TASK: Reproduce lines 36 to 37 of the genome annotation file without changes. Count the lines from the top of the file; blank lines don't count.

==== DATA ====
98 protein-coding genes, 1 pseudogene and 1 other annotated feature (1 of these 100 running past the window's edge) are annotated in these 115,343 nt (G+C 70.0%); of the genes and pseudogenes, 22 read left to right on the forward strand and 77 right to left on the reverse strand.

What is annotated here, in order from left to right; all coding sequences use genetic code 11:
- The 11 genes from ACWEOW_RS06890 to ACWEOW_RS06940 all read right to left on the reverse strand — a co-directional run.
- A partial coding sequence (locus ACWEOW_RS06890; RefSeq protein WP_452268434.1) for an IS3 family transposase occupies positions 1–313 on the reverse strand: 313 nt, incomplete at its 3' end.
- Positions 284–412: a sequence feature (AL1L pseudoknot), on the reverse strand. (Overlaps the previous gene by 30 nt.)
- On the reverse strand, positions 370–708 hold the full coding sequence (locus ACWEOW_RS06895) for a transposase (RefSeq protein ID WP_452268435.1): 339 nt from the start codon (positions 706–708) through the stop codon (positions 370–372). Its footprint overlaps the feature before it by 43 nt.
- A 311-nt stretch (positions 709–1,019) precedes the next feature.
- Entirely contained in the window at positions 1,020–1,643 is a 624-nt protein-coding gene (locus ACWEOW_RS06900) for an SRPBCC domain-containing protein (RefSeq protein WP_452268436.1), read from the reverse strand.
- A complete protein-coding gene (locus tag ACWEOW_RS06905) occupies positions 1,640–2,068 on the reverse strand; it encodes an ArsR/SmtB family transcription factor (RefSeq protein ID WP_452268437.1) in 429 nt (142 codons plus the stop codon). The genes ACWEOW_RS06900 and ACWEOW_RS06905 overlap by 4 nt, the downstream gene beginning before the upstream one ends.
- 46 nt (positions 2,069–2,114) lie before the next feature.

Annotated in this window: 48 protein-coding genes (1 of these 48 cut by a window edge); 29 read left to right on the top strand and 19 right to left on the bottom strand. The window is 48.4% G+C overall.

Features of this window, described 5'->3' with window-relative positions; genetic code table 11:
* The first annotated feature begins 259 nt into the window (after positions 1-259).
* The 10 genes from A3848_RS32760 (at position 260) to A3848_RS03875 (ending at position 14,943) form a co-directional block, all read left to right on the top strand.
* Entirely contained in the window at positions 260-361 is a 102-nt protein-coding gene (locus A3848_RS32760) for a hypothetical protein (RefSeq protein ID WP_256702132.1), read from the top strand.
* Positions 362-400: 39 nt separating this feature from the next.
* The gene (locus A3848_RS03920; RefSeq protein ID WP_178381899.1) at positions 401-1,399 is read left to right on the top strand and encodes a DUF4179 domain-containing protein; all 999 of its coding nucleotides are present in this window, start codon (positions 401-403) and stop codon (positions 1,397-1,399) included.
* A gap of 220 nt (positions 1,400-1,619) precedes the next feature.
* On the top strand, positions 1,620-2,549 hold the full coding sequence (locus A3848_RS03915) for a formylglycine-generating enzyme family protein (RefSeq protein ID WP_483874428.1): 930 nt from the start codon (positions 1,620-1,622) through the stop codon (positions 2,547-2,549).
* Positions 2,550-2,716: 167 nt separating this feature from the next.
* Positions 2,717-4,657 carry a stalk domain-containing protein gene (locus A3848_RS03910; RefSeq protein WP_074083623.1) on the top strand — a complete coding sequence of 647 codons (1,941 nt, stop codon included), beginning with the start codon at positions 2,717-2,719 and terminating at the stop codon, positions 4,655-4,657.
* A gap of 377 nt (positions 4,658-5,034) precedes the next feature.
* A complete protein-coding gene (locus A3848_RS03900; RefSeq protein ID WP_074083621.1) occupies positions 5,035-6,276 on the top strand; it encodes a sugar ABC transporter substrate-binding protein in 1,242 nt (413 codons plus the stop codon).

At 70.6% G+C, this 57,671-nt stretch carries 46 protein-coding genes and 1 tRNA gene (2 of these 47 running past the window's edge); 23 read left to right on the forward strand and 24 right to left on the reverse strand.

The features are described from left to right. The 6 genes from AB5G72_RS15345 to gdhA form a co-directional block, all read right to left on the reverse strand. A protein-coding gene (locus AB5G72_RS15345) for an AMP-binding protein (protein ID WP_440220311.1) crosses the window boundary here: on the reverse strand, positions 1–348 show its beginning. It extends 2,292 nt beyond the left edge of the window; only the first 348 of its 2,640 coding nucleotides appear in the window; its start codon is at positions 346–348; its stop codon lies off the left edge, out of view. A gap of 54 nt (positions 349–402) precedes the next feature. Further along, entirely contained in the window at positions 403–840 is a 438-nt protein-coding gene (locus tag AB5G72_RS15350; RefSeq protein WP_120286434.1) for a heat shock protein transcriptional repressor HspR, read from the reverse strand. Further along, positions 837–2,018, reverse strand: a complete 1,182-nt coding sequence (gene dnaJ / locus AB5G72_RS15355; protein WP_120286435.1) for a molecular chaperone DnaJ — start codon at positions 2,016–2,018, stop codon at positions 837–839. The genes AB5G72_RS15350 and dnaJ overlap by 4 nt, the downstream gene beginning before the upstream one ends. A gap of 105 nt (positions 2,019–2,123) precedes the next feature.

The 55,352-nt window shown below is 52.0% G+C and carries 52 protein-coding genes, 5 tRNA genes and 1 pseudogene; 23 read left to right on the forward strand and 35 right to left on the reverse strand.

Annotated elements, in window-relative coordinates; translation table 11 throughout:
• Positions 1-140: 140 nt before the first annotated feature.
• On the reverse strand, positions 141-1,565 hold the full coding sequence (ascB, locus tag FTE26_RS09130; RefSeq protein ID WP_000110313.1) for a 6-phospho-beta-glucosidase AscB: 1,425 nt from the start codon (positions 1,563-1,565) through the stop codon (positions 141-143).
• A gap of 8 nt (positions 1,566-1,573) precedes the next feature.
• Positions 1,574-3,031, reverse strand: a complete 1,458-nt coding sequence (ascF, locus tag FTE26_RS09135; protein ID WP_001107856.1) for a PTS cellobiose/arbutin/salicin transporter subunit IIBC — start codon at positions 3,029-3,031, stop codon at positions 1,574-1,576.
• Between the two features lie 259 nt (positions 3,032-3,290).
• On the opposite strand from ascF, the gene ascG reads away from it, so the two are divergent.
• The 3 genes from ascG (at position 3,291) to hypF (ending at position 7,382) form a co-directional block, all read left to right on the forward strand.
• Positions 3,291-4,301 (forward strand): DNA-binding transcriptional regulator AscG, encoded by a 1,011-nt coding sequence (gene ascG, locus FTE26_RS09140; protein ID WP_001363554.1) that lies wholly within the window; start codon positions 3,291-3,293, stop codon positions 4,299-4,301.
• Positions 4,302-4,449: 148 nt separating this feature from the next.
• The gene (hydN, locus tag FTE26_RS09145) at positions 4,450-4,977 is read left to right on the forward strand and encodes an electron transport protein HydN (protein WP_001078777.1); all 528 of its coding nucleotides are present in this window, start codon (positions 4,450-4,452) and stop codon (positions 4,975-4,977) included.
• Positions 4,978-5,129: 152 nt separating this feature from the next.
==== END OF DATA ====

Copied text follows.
• Positions 4,302-4,449: 148 nt separating this feature from the next.
• The gene (hydN, locus tag FTE26_RS09145) at positions 4,450-4,977 is read left to right on the forward strand and encodes an electron transport protein HydN (protein WP_001078777.1); all 528 of its coding nucleotides are present in this window, start codon (positions 4,450-4,452) and stop codon (positions 4,975-4,977) included.